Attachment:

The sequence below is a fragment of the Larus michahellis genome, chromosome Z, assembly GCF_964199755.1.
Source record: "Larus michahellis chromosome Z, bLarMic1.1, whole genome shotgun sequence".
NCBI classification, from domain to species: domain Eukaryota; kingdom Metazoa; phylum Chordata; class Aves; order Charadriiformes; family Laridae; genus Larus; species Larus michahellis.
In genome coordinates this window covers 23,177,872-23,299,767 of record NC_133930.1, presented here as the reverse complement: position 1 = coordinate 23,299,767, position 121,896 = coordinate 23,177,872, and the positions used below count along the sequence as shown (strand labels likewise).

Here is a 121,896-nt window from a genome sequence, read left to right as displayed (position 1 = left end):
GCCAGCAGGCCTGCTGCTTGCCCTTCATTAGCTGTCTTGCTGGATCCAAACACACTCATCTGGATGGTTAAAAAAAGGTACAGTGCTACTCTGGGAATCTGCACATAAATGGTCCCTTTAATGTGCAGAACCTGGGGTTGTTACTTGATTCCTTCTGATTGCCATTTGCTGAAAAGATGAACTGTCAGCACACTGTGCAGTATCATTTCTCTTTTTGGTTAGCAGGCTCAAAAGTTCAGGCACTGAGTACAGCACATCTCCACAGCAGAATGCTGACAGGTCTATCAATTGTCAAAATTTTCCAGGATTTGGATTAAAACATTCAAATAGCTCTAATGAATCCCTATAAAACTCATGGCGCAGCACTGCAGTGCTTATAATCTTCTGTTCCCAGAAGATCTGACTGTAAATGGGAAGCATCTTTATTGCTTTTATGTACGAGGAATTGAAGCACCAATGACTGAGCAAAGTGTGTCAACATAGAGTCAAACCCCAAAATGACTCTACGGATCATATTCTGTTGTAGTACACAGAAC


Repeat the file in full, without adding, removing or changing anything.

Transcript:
The sequence below is a fragment of the Larus michahellis genome, chromosome Z, assembly GCF_964199755.1.
Source record: "Larus michahellis chromosome Z, bLarMic1.1, whole genome shotgun sequence".
NCBI classification, from domain to species: domain Eukaryota; kingdom Metazoa; phylum Chordata; class Aves; order Charadriiformes; family Laridae; genus Larus; species Larus michahellis.
In genome coordinates this window covers 23,177,872-23,299,767 of record NC_133930.1, presented here as the reverse complement: position 1 = coordinate 23,299,767, position 121,896 = coordinate 23,177,872, and the positions used below count along the sequence as shown (strand labels likewise).

Here is a 121,896-nt window from a genome sequence, read left to right as displayed (position 1 = left end):
GCCAGCAGGCCTGCTGCTTGCCCTTCATTAGCTGTCTTGCTGGATCCAAACACACTCATCTGGATGGTTAAAAAAAGGTACAGTGCTACTCTGGGAATCTGCACATAAATGGTCCCTTTAATGTGCAGAACCTGGGGTTGTTACTTGATTCCTTCTGATTGCCATTTGCTGAAAAGATGAACTGTCAGCACACTGTGCAGTATCATTTCTCTTTTTGGTTAGCAGGCTCAAAAGTTCAGGCACTGAGTACAGCACATCTCCACAGCAGAATGCTGACAGGTCTATCAATTGTCAAAATTTTCCAGGATTTGGATTAAAACATTCAAATAGCTCTAATGAATCCCTATAAAACTCATGGCGCAGCACTGCAGTGCTTATAATCTTCTGTTCCCAGAAGATCTGACTGTAAATGGGAAGCATCTTTATTGCTTTTATGTACGAGGAATTGAAGCACCAATGACTGAGCAAAGTGTGTCAACATAGAGTCAAACCCCAAAATGACTCTACGGATCATATTCTGTTGTAGTACACAGAAC